Last Wednesday, I wished a joyous, even riotous, Purim to Hebrew readers. "Open another bottle!", I cried.
The Extraordinary Form Reading at Mass that morning was the Prayer of Mordecai from the Book of Esther ... who is the great theme of Purim; for Christians, of course, Lent is a penitential season, so Alcohol and festivity are not encouraged. (Similarly, the old Roman agricultural festivals became the penitential Christian Ember Days.)
For Synagogue Jews, Purim is a triumphalistic day. Whom better to burn in effigy than Haman! For us, the Lenten liturgical texts offer us the sobering thought that the afflictions to which we are subject are justly deserved; so we fast and we beg for mercy.
For Christian writers, Esther is the Type of which Mary the Mother of God, who stands before the King as the Mediatrix begging for Mercy, is the the Antitype. On Wednesday, the old Papal statio was at Sancta Caecilia trans Tiberim; on Thursday, this year the second day of Purim, the statio for the Papal Mass would once have been in Sancta Maria trans Tiberim. And the Roman Ghetto was, of course, in the Trastevere ... only a couple of years ago, another Jewish cemetery was excavated there.
May the potent Daughter of Sion pray for the coming of the Day when all Israel shall be brought in. Joys, then, indeed!!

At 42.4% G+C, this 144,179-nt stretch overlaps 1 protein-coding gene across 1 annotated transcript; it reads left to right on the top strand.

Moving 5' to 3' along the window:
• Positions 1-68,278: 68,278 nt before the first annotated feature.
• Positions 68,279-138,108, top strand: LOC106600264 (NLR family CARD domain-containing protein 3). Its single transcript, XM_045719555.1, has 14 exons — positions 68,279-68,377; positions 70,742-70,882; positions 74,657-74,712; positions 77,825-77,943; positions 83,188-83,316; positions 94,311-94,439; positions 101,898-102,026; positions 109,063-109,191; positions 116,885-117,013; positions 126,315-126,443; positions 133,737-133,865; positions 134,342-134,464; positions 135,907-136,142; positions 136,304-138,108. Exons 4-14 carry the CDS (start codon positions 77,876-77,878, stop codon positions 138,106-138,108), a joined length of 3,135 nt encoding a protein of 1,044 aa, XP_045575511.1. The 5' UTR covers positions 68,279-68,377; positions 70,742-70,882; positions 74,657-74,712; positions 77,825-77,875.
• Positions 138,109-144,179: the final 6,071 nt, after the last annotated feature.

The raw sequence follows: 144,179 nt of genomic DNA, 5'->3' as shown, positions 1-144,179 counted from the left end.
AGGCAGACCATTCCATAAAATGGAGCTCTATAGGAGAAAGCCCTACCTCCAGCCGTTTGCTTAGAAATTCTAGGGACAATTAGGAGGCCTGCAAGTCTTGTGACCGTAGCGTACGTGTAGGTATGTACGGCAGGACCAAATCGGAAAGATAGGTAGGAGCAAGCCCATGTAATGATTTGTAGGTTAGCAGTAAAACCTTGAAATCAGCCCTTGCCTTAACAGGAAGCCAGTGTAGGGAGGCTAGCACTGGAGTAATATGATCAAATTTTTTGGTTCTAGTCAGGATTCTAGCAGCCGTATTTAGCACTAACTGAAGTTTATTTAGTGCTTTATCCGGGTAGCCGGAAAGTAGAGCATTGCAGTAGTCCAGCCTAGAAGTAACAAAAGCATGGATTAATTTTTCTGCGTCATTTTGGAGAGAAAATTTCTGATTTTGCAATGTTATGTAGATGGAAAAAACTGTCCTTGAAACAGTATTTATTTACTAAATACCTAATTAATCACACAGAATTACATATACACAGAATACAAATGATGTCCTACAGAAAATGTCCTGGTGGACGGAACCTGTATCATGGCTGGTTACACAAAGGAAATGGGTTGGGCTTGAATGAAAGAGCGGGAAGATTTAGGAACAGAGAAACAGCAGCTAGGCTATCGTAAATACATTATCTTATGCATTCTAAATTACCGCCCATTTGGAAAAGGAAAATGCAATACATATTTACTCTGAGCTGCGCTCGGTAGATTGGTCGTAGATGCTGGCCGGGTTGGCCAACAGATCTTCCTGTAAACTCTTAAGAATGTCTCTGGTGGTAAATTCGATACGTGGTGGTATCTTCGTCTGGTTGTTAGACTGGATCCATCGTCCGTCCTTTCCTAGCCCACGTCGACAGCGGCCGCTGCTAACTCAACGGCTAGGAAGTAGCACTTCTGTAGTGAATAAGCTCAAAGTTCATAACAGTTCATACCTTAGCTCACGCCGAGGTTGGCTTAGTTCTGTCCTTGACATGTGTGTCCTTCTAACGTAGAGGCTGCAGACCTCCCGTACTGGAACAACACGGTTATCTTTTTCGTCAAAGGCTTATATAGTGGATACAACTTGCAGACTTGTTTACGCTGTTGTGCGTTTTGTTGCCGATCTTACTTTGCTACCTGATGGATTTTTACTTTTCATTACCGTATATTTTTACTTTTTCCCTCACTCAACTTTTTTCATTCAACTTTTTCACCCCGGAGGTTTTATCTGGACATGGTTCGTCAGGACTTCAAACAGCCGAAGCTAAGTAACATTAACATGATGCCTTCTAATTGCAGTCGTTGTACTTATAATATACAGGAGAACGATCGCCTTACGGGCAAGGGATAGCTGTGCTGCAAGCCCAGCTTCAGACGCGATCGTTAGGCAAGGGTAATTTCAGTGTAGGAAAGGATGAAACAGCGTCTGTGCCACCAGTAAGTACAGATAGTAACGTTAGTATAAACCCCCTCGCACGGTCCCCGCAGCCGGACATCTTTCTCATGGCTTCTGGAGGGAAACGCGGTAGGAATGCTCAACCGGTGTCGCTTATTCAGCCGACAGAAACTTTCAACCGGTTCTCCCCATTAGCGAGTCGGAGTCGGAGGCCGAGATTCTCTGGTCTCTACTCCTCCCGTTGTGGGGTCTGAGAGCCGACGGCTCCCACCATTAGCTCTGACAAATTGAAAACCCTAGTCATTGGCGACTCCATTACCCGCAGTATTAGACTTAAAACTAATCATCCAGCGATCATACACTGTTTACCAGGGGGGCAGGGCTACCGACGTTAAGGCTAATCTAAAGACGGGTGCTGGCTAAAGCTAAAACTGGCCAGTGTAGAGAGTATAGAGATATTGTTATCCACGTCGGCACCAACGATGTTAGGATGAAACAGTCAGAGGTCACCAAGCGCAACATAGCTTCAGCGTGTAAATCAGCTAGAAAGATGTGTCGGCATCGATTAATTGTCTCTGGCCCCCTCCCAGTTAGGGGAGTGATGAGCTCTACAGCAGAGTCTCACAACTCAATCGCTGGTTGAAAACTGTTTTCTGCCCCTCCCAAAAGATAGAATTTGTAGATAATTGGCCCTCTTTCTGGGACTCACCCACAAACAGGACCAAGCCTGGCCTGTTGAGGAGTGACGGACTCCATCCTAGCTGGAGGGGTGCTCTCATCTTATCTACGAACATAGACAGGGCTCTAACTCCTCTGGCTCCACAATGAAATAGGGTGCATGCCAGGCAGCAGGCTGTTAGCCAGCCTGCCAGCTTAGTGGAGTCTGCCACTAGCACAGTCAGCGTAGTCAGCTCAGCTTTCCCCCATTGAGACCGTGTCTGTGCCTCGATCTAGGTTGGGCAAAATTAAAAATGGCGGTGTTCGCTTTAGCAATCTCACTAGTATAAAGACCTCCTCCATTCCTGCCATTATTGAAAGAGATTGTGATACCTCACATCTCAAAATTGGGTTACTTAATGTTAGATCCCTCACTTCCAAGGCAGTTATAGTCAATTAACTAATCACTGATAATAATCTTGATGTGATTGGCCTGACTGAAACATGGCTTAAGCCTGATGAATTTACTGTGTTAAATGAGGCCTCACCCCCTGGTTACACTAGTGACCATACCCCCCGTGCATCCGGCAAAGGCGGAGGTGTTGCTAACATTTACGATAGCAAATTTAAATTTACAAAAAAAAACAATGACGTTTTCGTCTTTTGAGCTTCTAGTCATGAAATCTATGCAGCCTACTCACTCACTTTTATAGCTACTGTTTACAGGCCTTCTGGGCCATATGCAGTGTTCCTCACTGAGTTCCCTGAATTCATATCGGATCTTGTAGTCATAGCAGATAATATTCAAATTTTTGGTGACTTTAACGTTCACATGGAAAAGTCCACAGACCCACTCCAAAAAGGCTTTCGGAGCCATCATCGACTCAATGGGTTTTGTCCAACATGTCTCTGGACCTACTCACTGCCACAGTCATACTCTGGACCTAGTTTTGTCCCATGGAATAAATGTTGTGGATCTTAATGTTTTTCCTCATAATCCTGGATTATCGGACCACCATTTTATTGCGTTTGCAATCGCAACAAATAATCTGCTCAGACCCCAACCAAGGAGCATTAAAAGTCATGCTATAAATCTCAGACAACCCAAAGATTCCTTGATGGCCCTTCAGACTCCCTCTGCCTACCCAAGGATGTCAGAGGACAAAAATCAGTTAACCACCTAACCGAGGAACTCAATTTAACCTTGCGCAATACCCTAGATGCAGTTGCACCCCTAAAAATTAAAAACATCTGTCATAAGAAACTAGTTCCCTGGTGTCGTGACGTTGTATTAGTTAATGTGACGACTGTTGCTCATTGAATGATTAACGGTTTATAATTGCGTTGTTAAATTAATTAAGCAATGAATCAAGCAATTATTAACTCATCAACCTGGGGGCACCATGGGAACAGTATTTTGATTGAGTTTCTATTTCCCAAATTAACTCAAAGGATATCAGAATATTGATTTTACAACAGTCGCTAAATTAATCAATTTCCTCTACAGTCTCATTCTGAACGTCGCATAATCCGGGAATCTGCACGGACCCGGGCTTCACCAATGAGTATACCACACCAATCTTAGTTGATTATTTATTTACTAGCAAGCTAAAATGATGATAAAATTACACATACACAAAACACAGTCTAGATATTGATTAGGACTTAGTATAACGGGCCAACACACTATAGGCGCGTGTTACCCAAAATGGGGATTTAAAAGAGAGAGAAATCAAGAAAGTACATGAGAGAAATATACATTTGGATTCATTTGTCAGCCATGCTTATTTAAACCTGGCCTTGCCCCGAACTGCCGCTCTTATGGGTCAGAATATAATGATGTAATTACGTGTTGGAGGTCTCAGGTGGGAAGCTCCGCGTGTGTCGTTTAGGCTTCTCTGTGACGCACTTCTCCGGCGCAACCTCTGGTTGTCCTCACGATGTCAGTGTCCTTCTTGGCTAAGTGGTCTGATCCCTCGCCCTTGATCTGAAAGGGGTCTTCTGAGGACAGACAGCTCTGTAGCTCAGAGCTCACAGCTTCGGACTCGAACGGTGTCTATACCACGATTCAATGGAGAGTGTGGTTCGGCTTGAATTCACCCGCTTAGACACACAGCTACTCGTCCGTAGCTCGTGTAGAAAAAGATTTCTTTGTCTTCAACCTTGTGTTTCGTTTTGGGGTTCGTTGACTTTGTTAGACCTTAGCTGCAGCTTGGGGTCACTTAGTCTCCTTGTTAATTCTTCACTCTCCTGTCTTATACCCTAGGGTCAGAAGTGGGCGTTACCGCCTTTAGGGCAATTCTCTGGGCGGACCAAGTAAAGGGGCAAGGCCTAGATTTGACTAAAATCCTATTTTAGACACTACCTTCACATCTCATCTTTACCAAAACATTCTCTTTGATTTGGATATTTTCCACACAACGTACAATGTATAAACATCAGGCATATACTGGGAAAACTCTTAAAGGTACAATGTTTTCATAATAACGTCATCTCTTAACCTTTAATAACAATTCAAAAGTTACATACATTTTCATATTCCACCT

UPDATE: I can't get these liturgical coincidences out of my head! Perhaps they aren't coincidences. Looking back over the last few years, I think that
2017: Purim was on the Saturday and the Sunday which is Lent II.
2018: Purim was on the Wednesday and Thursday after Lent II.
2016: Purim was on the Wednesday and Thursday of Holy Week.
Something is going on here! And in my ignorance ...
Do leap years come into the question?
Does the dissonance between the Gregorian and Julian Calendars get its oar in?
Surely, somebody has noticed all this and explained it ... before me? Does anybody have a reference?
As a working hypothesis, I assume that it was Gregory II (715-731), who introduced the Thursday Roman Stations, who arranged to go to the Trastevere on the Thursday; but the Trastevere visit on the Wednesday must have been fixed earlier. Those possessing a Breviarium Romanum could look at the comments made in his homily by S Gregory I the Great, on the Gospel of the Thursday after Lent II.
[Lent II, of course, was a dominica vacat when the Pontiff would have been ordaining in S Peter's at the Saturday/Sunday Vigil Mass.}